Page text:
I don't remember what I thought
the first time saw the title of this
chapter ("Learn to Love Maintenance")
from My Job Went To India
sick though. The thought process probably went something like this:
Oh no. You mean I'm going to be stuck here so long I better learn to love it?
I've got it really bad - I have to maintain a bunch of the code I wrote. Mere mortals cannot
comprehend how bad that is. When do I get to toss my refuse off to some other sorry excuse for a programmer?
Apparently that's a common response programmers have, given the prospect of enjoying an illustrious career
as a an elephant dung-slinger
But Chad Fowler (in the book) turns it around, saying that not much is expected of maintenance programmers.
You just need to fix the occasional bug or add a small feature here or there. It really boils down to this:
[In a greenfield project,] when we don't have the constraints of bad legacy code and lack of funding to deal with, our managers and customers rightfully expect more from us. And, in project work, there is an expected business improvement. If we don't deliver it, we have failed. Since our companies are counting on these business improvements, they will often put tight reigns on what gets created, how, and by when. Suddenly, our creative playground starts to feel more like a military operation - our every move dictated from above.
But in maintenance mode, all we're expected to do is keep the software running smoothly
and for as little money as possible. Nobody expects anything from the maintenance
crew. Typically, if all is going well, customers will stay pretty hands-off with the daily management of the maintainers and their work. Fix bugs, implement small feature requests, and keep it
running. That's all you have to do.
Moreover, after enough code is written, that new project isn't much different than your maintenance work.
It's just missing the benefits.
Consequently, you've got a lot more freedom in maintenance to do as you will. Get creative. Spruce up the UI a little bit.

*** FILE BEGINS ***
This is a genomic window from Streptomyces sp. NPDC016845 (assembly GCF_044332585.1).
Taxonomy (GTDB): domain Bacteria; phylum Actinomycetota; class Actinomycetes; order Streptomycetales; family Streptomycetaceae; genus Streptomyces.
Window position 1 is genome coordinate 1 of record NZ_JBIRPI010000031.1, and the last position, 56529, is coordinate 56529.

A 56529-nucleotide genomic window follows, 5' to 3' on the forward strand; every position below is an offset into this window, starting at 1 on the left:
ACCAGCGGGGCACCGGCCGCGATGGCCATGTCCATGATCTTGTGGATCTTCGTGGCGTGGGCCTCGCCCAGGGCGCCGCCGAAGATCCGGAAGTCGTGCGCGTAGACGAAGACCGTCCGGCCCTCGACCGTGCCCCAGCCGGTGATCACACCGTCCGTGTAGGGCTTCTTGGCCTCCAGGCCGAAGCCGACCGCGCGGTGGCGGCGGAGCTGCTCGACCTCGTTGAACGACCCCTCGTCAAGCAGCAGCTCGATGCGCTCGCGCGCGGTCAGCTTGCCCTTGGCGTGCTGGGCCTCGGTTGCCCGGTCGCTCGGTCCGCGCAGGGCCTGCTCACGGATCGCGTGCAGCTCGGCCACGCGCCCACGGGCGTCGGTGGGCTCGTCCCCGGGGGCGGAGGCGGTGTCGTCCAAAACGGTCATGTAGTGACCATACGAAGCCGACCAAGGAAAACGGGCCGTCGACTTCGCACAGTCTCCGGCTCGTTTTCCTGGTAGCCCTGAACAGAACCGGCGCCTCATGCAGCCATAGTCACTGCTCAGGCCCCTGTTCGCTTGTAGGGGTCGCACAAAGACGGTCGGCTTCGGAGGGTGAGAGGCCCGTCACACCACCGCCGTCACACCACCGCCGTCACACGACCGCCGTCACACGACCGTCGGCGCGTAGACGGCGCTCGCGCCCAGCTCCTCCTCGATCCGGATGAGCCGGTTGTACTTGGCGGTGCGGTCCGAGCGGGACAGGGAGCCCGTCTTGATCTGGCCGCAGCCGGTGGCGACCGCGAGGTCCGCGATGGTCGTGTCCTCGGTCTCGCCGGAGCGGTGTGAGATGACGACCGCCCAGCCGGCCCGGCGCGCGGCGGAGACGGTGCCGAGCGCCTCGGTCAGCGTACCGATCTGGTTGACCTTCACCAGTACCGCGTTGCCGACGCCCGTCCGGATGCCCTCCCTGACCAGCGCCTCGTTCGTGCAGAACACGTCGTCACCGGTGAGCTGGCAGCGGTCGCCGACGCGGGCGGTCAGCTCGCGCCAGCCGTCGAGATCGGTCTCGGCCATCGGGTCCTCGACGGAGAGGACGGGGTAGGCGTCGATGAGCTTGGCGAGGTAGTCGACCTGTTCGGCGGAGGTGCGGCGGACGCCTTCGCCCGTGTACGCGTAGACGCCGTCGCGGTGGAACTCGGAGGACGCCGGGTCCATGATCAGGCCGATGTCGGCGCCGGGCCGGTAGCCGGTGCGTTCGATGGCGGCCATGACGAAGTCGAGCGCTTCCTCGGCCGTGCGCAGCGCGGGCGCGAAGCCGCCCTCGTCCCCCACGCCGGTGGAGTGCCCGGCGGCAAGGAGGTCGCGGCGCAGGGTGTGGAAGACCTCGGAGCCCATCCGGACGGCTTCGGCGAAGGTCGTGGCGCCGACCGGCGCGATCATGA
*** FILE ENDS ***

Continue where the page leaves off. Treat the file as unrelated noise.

Since you get to interact with your "customer" more often,
"more people will know who you are, and
you'll have the chance to build a larger base of advocates in your business."
On top of that, being responsible for
the entire application, it's likely that "even without much effort, you will come to understand what
the application actually does." In doing so, you're well on your way to becoming a domain expert.
As I've mentioned before in several of the "Save Your Job" series' posts
as of this writing, I'm working with a small company. So, not only am I a maintenance programmer, I'm a
greenfield project programmer too. I've been known to wear more than one hat (As I'm sure many of you can
Because of that and the push to drive maintenance costs down - I don't get as many opportunities to get
creative in maintenance as Chad suggests. That's a bit of a downer for me.
But he ends it on a motivational high note in the "Act on it!" section: Pick the most important aspect of
your maintenance work and find a way to measure it. Make it a point to improve your performance in that
area, and measure again. Continuously improve
. It's more motivating than having the mindset laid out in
the introduction to this post, and you'll likely
raise a few eyebrows
Hey! Why don't you make your life easier and subscribe to the full post
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